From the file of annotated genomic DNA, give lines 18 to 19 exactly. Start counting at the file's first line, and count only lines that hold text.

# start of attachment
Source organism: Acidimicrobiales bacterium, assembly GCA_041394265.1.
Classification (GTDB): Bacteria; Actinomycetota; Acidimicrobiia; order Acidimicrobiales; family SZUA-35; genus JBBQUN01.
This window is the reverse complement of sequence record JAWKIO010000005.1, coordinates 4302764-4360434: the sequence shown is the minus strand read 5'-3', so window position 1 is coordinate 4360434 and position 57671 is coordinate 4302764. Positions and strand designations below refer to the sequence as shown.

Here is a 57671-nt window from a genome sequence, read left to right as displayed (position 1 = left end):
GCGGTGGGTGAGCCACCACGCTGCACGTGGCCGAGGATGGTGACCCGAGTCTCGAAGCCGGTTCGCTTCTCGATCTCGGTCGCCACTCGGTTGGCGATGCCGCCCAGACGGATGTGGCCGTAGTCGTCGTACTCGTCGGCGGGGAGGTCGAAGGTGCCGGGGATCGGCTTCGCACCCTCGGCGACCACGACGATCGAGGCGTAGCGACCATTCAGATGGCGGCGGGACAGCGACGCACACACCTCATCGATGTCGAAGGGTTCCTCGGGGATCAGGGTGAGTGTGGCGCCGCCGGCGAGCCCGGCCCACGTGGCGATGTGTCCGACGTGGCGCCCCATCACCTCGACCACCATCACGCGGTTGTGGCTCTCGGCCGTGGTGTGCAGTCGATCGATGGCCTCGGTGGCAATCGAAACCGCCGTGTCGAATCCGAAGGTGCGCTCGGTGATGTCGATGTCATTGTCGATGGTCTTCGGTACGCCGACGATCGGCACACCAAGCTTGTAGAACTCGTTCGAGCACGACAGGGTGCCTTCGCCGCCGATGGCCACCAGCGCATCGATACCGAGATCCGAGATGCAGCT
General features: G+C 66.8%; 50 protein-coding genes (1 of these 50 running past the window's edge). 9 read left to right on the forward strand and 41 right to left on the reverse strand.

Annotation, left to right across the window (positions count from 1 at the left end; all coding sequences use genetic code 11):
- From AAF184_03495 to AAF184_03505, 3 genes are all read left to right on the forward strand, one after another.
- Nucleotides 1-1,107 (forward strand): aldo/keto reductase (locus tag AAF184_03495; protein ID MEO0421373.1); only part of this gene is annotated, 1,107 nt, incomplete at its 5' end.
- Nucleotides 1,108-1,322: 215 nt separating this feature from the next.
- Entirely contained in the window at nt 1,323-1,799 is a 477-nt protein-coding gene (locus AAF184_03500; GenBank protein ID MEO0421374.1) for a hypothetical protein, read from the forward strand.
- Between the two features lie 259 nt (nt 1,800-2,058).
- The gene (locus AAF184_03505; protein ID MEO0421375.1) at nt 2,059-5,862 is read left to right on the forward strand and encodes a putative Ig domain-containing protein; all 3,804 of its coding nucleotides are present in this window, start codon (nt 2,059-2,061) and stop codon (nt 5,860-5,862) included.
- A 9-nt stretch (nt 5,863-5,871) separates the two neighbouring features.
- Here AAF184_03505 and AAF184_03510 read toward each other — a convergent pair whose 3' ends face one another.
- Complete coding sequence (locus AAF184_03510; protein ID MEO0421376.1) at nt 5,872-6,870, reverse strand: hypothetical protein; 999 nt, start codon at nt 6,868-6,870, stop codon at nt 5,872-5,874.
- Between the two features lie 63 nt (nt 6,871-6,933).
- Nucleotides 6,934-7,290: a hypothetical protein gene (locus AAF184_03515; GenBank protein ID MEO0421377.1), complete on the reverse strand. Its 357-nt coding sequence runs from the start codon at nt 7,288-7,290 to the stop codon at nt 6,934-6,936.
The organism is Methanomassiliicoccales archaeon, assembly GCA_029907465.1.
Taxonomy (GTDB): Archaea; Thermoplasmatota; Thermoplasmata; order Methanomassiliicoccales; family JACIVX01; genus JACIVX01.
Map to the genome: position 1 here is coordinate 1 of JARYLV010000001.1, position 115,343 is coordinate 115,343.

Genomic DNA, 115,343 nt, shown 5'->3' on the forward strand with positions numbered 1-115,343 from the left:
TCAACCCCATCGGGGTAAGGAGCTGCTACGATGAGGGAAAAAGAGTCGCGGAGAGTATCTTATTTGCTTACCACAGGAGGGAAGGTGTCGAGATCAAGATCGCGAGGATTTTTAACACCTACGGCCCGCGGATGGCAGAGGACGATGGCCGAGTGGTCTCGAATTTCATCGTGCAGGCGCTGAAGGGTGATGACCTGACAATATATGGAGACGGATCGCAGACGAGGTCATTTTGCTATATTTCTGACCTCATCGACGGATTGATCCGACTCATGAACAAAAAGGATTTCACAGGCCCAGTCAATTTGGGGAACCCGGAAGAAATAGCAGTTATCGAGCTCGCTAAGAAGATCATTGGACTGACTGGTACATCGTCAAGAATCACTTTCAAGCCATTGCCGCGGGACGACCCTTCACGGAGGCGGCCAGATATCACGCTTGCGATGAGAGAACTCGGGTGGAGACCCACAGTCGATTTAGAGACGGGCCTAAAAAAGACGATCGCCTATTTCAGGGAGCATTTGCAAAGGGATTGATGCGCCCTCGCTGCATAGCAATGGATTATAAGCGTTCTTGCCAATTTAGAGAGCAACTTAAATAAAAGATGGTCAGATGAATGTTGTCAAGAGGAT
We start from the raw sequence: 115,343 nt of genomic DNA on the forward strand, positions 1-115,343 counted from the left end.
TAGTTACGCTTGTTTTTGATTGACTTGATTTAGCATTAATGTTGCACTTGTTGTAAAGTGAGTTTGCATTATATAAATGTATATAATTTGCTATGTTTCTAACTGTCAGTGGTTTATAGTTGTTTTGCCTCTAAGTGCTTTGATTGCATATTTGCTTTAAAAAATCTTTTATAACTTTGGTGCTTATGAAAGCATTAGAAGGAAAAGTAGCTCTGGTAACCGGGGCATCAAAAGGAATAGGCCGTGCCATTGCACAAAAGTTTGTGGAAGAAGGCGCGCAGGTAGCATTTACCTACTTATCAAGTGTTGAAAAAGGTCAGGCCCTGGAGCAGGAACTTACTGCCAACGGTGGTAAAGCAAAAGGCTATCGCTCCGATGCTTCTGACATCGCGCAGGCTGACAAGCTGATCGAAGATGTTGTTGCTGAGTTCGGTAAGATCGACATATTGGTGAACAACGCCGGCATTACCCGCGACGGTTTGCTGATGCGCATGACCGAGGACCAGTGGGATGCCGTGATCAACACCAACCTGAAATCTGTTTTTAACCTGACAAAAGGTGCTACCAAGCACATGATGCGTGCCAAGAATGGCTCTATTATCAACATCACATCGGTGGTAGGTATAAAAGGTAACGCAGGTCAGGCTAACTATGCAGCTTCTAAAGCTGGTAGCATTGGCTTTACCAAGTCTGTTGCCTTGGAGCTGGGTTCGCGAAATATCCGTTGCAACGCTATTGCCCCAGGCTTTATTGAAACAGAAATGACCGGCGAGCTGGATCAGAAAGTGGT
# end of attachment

- Nucleotides 6,934-7,290: a hypothetical protein gene (locus AAF184_03515; GenBank protein ID MEO0421377.1), complete on the reverse strand. Its 357-nt coding sequence runs from the start codon at nt 7,288-7,290 to the stop codon at nt 6,934-6,936.
The organism is Methanomassiliicoccales archaeon, assembly GCA_029907465.1.